Posts tagged with Colin McCahon

The Gallery of Helen Hitchings – mixing the modern – art and design

‘Helen Hitchings inspecting a self -portrait on display in her Gallery’, circa 1950, by Photo News Ltd (Wellington, N.Z.). Te Papa (CA000124/001/0060)

When Helen Hitchings launched her gallery in 1949, it was a landmark moment for modernism in New Zealand. Te Papa celebrates this event with the exhibition in Ngā Toi /Arts Te Papa with the Gallery of Helen Hitchings. Former advertising assistant and theatre designer, Hitchings had established her dealer gallery in a converted warehouse space… Read more »

Colin McCahon’s Northland Panels travels north to the Auckland Art Gallery Toi o Tāmaki

  • Painting conservator Sarah Hillary, painting conservator Tijana Cvetkovic, curator Caroline McBride, curator Catherine Hammond and conservation scientist Tom Learner. Image courtesy of Auckland Art Gallery Toi o Tamaki
  • During installation of Northland Panels. Image courtesy of Auckland Art Gallery Toi o Tamaki
  • Sarah Hillary, Tom Learner and Tijana Cvetkovic discussing the painting's surface. Image courtesy of Auckland Art Gallery Toi o Tamaki
  • The painting installed in the gallery. This image has All Rights Reserved. Image © Courtesy of the Colin McCahon Research and Publication Trust

Earlier this year I travelled to Auckland Art Gallery with one of Te Papa’s masterpieces, Colin McCahon’s Northland Panels, 1958, which is the centrepiece of the exhibition Modern Paints Aoteraroa. This was the first time in 25 years that the iconic painting has travelled to another institution, and the first time in five years that… Read more »

Paula Green: The Life of a Poem

At the end of 2013, Te Papa started working on a series of creative responses to Colin McCahon’s Walk (Series C) (1973) – long an artistic trigger. We approached poet and writer Greg O’Brien who agreed to work with us. Greg contacted some of New Zealand’s most well-known poets. Over the summer, they wrote and… Read more »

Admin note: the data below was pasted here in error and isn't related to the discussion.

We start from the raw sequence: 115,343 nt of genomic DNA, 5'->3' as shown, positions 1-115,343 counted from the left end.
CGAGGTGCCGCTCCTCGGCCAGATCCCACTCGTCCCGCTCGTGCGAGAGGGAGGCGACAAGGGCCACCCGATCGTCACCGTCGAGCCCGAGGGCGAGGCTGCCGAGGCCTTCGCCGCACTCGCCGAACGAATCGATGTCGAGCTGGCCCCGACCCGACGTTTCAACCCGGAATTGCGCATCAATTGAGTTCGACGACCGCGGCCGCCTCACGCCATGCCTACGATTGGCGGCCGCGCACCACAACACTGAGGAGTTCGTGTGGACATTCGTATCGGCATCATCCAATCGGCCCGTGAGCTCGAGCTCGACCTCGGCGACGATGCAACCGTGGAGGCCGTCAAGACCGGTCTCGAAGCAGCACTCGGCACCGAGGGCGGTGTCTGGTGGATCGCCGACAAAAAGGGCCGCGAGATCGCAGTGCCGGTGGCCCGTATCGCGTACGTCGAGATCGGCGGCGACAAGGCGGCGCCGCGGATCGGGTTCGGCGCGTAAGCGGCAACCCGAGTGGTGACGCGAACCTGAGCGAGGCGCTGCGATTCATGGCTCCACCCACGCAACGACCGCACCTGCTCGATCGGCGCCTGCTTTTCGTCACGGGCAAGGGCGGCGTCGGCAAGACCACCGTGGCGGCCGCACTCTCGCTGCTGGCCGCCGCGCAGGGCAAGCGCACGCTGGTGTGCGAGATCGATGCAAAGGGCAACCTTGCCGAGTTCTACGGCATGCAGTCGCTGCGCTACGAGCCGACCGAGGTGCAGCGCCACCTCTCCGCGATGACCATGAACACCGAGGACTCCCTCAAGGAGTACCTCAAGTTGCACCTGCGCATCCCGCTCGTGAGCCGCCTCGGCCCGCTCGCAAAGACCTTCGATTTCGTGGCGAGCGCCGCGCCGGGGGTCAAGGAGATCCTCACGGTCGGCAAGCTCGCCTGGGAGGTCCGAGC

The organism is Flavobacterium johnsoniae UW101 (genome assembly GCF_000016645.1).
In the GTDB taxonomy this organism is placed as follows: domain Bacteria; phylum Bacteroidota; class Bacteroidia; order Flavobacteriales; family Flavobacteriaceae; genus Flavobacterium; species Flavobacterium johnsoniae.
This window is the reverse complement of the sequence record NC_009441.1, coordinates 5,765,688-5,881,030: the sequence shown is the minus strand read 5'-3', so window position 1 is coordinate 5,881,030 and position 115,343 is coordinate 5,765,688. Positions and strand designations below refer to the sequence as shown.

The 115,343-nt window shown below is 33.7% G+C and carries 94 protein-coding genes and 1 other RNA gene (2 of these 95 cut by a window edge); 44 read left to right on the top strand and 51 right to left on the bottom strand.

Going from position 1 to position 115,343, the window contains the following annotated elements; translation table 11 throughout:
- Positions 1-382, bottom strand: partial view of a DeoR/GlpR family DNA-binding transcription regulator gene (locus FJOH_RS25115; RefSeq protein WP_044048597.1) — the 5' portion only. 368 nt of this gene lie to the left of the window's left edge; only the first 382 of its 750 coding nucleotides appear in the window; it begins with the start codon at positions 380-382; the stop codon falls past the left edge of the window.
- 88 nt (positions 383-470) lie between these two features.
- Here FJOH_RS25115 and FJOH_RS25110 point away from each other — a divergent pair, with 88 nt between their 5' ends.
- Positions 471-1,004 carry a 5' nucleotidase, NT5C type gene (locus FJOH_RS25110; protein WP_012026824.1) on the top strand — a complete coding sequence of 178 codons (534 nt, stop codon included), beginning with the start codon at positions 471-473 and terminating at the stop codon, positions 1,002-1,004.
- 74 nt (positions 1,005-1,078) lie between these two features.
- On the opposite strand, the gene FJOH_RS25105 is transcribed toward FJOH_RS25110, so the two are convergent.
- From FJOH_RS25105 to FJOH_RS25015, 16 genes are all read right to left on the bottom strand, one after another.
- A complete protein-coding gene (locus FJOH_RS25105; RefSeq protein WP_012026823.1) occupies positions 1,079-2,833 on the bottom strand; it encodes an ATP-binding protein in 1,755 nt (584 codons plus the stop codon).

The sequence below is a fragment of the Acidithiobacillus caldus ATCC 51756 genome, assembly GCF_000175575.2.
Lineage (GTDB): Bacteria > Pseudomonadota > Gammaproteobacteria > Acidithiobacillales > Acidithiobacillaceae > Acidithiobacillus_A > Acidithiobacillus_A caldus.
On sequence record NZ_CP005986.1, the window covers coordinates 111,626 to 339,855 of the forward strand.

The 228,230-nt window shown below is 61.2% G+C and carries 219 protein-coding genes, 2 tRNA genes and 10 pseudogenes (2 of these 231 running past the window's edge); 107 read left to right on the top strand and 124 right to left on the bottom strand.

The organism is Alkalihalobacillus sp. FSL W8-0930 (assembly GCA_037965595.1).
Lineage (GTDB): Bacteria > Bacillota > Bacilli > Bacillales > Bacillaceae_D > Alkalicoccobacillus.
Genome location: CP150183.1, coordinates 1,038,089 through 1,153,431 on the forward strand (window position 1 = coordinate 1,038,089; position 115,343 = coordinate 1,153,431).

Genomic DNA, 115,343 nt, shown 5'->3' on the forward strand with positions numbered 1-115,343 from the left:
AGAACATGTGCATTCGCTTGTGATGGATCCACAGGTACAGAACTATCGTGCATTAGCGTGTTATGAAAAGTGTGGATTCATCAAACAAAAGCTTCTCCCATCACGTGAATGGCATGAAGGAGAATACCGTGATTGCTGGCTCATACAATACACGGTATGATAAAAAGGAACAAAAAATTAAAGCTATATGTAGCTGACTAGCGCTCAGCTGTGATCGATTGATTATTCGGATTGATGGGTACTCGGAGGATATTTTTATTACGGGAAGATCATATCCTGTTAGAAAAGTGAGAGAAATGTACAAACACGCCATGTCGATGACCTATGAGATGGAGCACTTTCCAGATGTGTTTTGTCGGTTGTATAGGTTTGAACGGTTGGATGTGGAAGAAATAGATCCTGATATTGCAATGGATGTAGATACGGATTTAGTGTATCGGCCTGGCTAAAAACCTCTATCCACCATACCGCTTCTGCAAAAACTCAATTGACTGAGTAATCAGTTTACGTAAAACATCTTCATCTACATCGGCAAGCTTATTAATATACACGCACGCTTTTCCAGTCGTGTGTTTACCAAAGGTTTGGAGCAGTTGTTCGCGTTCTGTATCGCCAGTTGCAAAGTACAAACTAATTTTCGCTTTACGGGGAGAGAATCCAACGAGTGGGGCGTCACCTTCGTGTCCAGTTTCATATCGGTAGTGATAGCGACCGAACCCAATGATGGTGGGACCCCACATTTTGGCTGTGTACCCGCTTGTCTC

A walk along Muriwai Beach

It was one of the best days this year for me:  walking along the vast, luminous west coast beach with jeweller Alan Preston. He strolled, collecting shells with an eye on the tide and recalled Colin McCahon’s influence on his work, White Foreshore.  McCahon’s years at Muriwai are reflected in his remarkable series of paintings including Walk… Read more »

Red Piano and Bronze Bulls coming to Wellington

Michael Parekowhai, He Kōrero Pūrākau mo te Awanui o Te Motu: story of a New Zealand river, 2011. Photograph by John Collie, courtesy of Christchurch Art Gallery, Te Puna o Waiwhetu. Te Papa (TMP013506)

After a successful season at the Venice Biennale, in Paris and Christchurch, Michael Parekowhai’s On First Looking into Chapman’s Homer will make its final stop at the national museum, Te Papa. Opening Saturday 25 August, a specially reconfigured installation will be shown in a single gallery space for four weeks and provides an exciting opportunity… Read more »

PICTURE FRAMES: figuring the edge of art.

  • Margaret Carpenter’s Portrait of Mrs W Collins, 1826. Frame original. © Museum of New Zealand Te Papa Tongarewa
  • Colin McCahon’s A letter to Hebrews, 1979, in Toi Te Papa exhibition. © Courtesy of the Colin McCahon Research and Publication Trust
  • Colin McCahon’s A letter to Hebrews, 1979, in Toi Te Papa exhibition. © Courtesy of the Colin McCahon Research and Publication Trust
  • Colin McCahon’s A letter to Hebrews, 1979, in Toi Te Papa exhibition. © Courtesy of the Colin McCahon Research and Publication Trust

Staging the show I rest my eye for a moment on the frame, taking a break from the work of looking hard at the painting I have come to see. Then, returning to the work at hand, I become conscious, if only just, of an adjustment to my perception; that my perception has undergone a… Read more »

Framing McCahon on Steinbach

Installation in Toi Te Papa after reframing. © courtesy of the Colin McCahon Research and Publication Trust

This is my opening post in a series to discuss approaches to the framing of paintings. This first one is a response to William McAloon’s post: Freedom to act and takes his blog post as a point of departure. I look at some of the issues involving the sympathetic framing of modernist paintings, and what… Read more »